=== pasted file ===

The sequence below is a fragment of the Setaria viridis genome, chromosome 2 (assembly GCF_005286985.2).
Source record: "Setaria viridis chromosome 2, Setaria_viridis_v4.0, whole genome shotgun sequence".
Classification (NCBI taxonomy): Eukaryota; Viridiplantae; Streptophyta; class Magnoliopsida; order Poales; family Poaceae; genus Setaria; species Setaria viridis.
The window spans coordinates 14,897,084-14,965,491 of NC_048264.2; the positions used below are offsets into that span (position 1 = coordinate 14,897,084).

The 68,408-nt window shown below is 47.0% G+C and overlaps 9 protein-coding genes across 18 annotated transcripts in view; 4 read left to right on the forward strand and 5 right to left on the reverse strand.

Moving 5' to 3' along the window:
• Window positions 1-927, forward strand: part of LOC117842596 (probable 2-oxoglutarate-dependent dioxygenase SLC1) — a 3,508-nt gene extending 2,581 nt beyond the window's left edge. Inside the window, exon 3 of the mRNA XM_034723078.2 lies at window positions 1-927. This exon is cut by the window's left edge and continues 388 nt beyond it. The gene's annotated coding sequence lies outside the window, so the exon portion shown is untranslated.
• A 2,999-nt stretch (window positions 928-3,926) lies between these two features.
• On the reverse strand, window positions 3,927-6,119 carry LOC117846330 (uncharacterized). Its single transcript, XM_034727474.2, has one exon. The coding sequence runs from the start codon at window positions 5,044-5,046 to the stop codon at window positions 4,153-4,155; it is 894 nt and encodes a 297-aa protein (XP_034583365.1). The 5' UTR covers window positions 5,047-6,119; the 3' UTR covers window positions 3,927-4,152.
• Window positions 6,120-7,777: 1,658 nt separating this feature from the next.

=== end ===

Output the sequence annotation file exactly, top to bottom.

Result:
The sequence below is a fragment of the Setaria viridis genome, chromosome 2 (assembly GCF_005286985.2).
Source record: "Setaria viridis chromosome 2, Setaria_viridis_v4.0, whole genome shotgun sequence".
Classification (NCBI taxonomy): Eukaryota; Viridiplantae; Streptophyta; class Magnoliopsida; order Poales; family Poaceae; genus Setaria; species Setaria viridis.
The window spans coordinates 14,897,084-14,965,491 of NC_048264.2; the positions used below are offsets into that span (position 1 = coordinate 14,897,084).

The 68,408-nt window shown below is 47.0% G+C and overlaps 9 protein-coding genes across 18 annotated transcripts in view; 4 read left to right on the forward strand and 5 right to left on the reverse strand.

Moving 5' to 3' along the window:
• Window positions 1-927, forward strand: part of LOC117842596 (probable 2-oxoglutarate-dependent dioxygenase SLC1) — a 3,508-nt gene extending 2,581 nt beyond the window's left edge. Inside the window, exon 3 of the mRNA XM_034723078.2 lies at window positions 1-927. This exon is cut by the window's left edge and continues 388 nt beyond it. The gene's annotated coding sequence lies outside the window, so the exon portion shown is untranslated.
• A 2,999-nt stretch (window positions 928-3,926) lies between these two features.
• On the reverse strand, window positions 3,927-6,119 carry LOC117846330 (uncharacterized). Its single transcript, XM_034727474.2, has one exon. The coding sequence runs from the start codon at window positions 5,044-5,046 to the stop codon at window positions 4,153-4,155; it is 894 nt and encodes a 297-aa protein (XP_034583365.1). The 5' UTR covers window positions 5,047-6,119; the 3' UTR covers window positions 3,927-4,152.
• Window positions 6,120-7,777: 1,658 nt separating this feature from the next.